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Even though it sounded like Amazon’s plans for a larger tablet were on the back-burner leading up to today’s event, the company surprised us by announcing the Kindle Fire HD, an 8.9-inch tablet with a bevy of drool-worthy features.
More than just a bigger Kindle Fire, which was criticized for its cheap build quality (it was basically a rebadged BlackBerry PlayBook), the $499 Kindle Fire HD appears to be the result of great care from Amazon. Here are a few of the reasons we’re amped for this new tablet:
The screen: The Kindle Fire HD features an 8.9-inch IPS display running at a whopping 1,920 by 1,200 resolution. That means it can play 1080p HD movies at full resolution. The screen also sports a pixel density of 254 ppi, only slightly lower than the iPad HD’s 264 ppi display. (In this case, having a smaller display works in the Kindle Fire HD’s favor.)
The tablet’s screen also features an “Advanced True Wide Polarizing Filter,” which allows it to show the full color spectrum from any angle.
The processor: Instead of relying on Nvidia’s Tegra 3, like so many Android tablets this year, Amazon opted for Texas Instruments’ OMAP 4470 processor. The company says it performs 50 percent more floating point operations per second than the Tegra 3 — 12 billion compared to the Tegra’s 8 billion. The OMAP chip also has 40 percent better memory bandwidth.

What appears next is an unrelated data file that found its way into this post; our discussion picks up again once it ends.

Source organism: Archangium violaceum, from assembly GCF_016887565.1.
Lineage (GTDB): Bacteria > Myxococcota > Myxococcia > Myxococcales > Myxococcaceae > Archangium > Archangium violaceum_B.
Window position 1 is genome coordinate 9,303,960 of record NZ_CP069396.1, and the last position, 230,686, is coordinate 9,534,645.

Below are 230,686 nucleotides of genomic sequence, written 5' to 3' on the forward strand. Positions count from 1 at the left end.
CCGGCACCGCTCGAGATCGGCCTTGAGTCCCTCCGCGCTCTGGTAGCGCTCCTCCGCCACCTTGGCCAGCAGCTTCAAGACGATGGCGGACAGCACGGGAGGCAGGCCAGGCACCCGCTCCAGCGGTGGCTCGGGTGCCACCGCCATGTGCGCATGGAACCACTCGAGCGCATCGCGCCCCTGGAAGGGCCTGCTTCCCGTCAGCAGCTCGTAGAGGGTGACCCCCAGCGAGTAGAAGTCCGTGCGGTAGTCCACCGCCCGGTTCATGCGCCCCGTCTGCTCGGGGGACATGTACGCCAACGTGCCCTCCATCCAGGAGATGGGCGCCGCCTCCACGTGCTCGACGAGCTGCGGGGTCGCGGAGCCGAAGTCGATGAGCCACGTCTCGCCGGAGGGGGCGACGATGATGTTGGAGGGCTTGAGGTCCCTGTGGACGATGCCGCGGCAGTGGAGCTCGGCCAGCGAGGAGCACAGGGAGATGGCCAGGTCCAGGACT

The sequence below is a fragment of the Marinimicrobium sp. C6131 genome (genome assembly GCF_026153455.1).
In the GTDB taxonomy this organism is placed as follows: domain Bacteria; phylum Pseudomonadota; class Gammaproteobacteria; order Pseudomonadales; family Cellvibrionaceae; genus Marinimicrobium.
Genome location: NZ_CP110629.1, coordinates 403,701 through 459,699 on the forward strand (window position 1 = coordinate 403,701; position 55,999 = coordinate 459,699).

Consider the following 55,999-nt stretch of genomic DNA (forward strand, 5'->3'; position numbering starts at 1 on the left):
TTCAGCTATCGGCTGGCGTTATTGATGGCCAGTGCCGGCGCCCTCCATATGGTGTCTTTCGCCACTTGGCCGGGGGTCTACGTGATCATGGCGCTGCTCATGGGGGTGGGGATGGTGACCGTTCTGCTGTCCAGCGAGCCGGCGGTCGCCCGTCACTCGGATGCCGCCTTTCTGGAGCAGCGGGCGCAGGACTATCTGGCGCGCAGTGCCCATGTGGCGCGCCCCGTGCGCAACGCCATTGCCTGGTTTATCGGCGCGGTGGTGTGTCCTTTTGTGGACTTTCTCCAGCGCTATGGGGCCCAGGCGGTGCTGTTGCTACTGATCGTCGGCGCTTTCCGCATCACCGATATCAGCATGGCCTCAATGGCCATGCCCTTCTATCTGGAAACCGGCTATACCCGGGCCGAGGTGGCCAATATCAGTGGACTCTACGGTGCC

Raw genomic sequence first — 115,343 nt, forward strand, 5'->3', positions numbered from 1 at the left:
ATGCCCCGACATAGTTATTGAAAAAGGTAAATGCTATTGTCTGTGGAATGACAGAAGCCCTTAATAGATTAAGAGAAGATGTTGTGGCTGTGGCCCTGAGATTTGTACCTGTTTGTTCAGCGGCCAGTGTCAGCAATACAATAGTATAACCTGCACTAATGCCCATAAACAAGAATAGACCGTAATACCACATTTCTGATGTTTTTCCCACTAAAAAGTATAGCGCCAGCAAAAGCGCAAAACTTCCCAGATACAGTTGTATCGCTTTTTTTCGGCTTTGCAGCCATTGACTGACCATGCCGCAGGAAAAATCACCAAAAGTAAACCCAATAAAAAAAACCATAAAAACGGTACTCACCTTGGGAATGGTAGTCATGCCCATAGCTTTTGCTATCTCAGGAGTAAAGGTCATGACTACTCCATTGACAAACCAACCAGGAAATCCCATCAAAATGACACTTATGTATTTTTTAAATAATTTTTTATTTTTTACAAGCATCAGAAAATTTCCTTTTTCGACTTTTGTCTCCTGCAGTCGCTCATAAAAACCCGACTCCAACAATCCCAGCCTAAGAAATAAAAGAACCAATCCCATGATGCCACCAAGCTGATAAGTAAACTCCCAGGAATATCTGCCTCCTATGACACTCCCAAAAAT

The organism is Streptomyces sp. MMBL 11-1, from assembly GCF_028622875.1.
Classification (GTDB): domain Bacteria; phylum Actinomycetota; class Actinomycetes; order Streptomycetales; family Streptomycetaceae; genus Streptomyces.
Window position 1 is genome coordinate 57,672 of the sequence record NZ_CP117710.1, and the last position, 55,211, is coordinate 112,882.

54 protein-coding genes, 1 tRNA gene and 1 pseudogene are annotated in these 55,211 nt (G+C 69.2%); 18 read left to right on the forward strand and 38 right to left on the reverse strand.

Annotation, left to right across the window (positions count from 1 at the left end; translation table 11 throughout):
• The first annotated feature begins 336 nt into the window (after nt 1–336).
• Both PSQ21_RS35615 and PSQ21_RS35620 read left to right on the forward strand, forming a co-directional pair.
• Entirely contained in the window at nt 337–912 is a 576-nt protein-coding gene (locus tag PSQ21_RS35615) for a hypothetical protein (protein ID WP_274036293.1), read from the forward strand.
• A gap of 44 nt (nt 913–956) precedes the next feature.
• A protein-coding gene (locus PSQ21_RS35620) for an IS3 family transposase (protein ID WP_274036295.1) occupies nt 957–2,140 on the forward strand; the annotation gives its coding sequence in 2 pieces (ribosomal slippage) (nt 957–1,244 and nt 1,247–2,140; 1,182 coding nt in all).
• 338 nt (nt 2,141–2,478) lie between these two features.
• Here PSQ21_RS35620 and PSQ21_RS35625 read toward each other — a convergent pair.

In short, this thing will scream.
The data plan: Amazon shocked everyone today with it’s pricing of the Kindle Fire HD’s 4G LTE data: $49.99 for the first year (presumably, you’ll have to sign up for a normal data plan for subsequent years). That nets you 250 megabytes of wireless data a month, 20 gigabytes of cloud storage, and a $10 Amazon credit (gee, thanks!). In comparison, Apple’s new iPad will cost you $230 annually for the same amount of wireless data.
The sound: The Kindle Fire HD comes equipped with two speakers as well as Dolby Digital Plus technology. I had a chance to test out Dolby Digital Plus in tablets a few weeks ago, and I found that it makes a dramatic difference in sound quality. It lets tablets make the most of their speakers by making dialog easier to hear in movies, as well as by virtualizing surround sound. You wouldn’t mistake it for a home theater, but it sounds better than the iPad’s single speaker by a mile.
The wireless tech: Amazon’s new tablet comes with support for 5 gigahertz 802.11N wireless, which the iPad and other tablets already support. But the company went the extra mile by including two radio antennas and MIMO wireless technology, which can give you a strong wireless signal even if there are objects between you and the Wi-Fi router.
Amazon says the Kindle Fire HD’s Wi-Fi is 41 percent faster than the new iPad and 54 percent faster than the Nexus 7.
Photo by Jennifer Van Grove/VentureBeat